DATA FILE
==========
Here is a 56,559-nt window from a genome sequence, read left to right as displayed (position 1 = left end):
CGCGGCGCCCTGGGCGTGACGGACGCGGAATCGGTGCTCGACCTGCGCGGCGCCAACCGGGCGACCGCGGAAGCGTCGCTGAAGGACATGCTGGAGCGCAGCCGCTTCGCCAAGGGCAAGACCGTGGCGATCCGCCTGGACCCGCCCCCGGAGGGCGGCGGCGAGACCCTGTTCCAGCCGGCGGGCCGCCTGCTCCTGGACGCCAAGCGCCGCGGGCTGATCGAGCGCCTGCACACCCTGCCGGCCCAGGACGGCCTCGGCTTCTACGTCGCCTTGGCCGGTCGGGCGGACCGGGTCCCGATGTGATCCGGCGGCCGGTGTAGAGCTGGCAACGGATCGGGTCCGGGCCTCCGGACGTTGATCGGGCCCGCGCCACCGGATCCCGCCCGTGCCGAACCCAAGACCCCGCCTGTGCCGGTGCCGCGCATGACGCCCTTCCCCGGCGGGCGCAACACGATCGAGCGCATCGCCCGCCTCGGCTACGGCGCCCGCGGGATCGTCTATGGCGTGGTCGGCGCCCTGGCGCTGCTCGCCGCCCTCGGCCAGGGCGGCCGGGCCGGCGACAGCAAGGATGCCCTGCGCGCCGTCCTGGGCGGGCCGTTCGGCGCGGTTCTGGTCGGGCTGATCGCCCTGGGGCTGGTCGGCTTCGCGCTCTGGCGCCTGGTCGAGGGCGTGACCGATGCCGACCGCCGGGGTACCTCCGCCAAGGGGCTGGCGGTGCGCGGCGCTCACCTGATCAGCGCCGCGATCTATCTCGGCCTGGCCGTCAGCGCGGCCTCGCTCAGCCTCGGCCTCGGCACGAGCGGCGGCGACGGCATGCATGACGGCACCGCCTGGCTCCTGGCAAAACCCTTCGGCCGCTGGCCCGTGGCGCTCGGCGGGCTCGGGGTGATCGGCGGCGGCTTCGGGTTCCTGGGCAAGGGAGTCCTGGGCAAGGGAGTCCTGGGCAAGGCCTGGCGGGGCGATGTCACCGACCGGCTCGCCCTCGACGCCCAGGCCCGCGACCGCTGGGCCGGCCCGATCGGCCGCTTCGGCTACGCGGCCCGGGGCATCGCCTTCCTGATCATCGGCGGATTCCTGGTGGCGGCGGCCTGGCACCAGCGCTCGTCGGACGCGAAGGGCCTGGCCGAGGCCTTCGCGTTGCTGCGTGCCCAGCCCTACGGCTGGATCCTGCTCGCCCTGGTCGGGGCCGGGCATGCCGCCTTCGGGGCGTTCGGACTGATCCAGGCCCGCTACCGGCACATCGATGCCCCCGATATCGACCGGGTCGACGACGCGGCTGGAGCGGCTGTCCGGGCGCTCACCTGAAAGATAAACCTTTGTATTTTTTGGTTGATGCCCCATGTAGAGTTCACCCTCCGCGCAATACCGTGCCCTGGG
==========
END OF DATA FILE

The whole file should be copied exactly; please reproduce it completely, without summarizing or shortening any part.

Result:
Here is a 56,559-nt window from a genome sequence, read left to right as displayed (position 1 = left end):
CGCGGCGCCCTGGGCGTGACGGACGCGGAATCGGTGCTCGACCTGCGCGGCGCCAACCGGGCGACCGCGGAAGCGTCGCTGAAGGACATGCTGGAGCGCAGCCGCTTCGCCAAGGGCAAGACCGTGGCGATCCGCCTGGACCCGCCCCCGGAGGGCGGCGGCGAGACCCTGTTCCAGCCGGCGGGCCGCCTGCTCCTGGACGCCAAGCGCCGCGGGCTGATCGAGCGCCTGCACACCCTGCCGGCCCAGGACGGCCTCGGCTTCTACGTCGCCTTGGCCGGTCGGGCGGACCGGGTCCCGATGTGATCCGGCGGCCGGTGTAGAGCTGGCAACGGATCGGGTCCGGGCCTCCGGACGTTGATCGGGCCCGCGCCACCGGATCCCGCCCGTGCCGAACCCAAGACCCCGCCTGTGCCGGTGCCGCGCATGACGCCCTTCCCCGGCGGGCGCAACACGATCGAGCGCATCGCCCGCCTCGGCTACGGCGCCCGCGGGATCGTCTATGGCGTGGTCGGCGCCCTGGCGCTGCTCGCCGCCCTCGGCCAGGGCGGCCGGGCCGGCGACAGCAAGGATGCCCTGCGCGCCGTCCTGGGCGGGCCGTTCGGCGCGGTTCTGGTCGGGCTGATCGCCCTGGGGCTGGTCGGCTTCGCGCTCTGGCGCCTGGTCGAGGGCGTGACCGATGCCGACCGCCGGGGTACCTCCGCCAAGGGGCTGGCGGTGCGCGGCGCTCACCTGATCAGCGCCGCGATCTATCTCGGCCTGGCCGTCAGCGCGGCCTCGCTCAGCCTCGGCCTCGGCACGAGCGGCGGCGACGGCATGCATGACGGCACCGCCTGGCTCCTGGCAAAACCCTTCGGCCGCTGGCCCGTGGCGCTCGGCGGGCTCGGGGTGATCGGCGGCGGCTTCGGGTTCCTGGGCAAGGGAGTCCTGGGCAAGGGAGTCCTGGGCAAGGCCTGGCGGGGCGATGTCACCGACCGGCTCGCCCTCGACGCCCAGGCCCGCGACCGCTGGGCCGGCCCGATCGGCCGCTTCGGCTACGCGGCCCGGGGCATCGCCTTCCTGATCATCGGCGGATTCCTGGTGGCGGCGGCCTGGCACCAGCGCTCGTCGGACGCGAAGGGCCTGGCCGAGGCCTTCGCGTTGCTGCGTGCCCAGCCCTACGGCTGGATCCTGCTCGCCCTGGTCGGGGCCGGGCATGCCGCCTTCGGGGCGTTCGGACTGATCCAGGCCCGCTACCGGCACATCGATGCCCCCGATATCGACCGGGTCGACGACGCGGCTGGAGCGGCTGTCCGGGCGCTCACCTGAAAGATAAACCTTTGTATTTTTTGGTTGATGCCCCATGTAGAGTTCACCCTCCGCGCAATACCGTGCCCTGGG